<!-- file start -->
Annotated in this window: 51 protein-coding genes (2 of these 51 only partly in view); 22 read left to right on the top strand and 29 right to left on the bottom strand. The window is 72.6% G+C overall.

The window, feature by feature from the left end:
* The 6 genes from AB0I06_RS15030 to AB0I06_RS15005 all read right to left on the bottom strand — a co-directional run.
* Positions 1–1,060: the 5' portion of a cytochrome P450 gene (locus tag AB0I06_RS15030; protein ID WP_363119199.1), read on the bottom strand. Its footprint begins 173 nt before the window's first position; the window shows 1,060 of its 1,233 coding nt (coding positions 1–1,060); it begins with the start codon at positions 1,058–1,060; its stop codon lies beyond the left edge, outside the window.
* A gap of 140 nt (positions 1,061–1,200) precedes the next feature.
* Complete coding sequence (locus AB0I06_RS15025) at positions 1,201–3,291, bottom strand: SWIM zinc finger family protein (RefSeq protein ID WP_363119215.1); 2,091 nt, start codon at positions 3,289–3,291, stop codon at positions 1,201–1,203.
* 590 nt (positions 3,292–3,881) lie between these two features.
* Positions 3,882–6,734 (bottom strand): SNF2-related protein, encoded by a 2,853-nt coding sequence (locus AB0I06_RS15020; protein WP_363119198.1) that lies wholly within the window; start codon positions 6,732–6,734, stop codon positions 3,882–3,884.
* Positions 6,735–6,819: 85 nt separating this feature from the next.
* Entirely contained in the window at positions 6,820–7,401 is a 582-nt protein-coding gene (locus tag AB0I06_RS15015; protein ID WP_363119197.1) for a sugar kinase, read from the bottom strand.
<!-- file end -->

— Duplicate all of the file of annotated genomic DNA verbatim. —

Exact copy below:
Annotated in this window: 51 protein-coding genes (2 of these 51 only partly in view); 22 read left to right on the top strand and 29 right to left on the bottom strand. The window is 72.6% G+C overall.

The window, feature by feature from the left end:
* The 6 genes from AB0I06_RS15030 to AB0I06_RS15005 all read right to left on the bottom strand — a co-directional run.
* Positions 1–1,060: the 5' portion of a cytochrome P450 gene (locus tag AB0I06_RS15030; protein ID WP_363119199.1), read on the bottom strand. Its footprint begins 173 nt before the window's first position; the window shows 1,060 of its 1,233 coding nt (coding positions 1–1,060); it begins with the start codon at positions 1,058–1,060; its stop codon lies beyond the left edge, outside the window.
* A gap of 140 nt (positions 1,061–1,200) precedes the next feature.
* Complete coding sequence (locus AB0I06_RS15025) at positions 1,201–3,291, bottom strand: SWIM zinc finger family protein (RefSeq protein ID WP_363119215.1); 2,091 nt, start codon at positions 3,289–3,291, stop codon at positions 1,201–1,203.
* 590 nt (positions 3,292–3,881) lie between these two features.
* Positions 3,882–6,734 (bottom strand): SNF2-related protein, encoded by a 2,853-nt coding sequence (locus AB0I06_RS15020; protein WP_363119198.1) that lies wholly within the window; start codon positions 6,732–6,734, stop codon positions 3,882–3,884.
* Positions 6,735–6,819: 85 nt separating this feature from the next.
* Entirely contained in the window at positions 6,820–7,401 is a 582-nt protein-coding gene (locus tag AB0I06_RS15015; protein ID WP_363119197.1) for a sugar kinase, read from the bottom strand.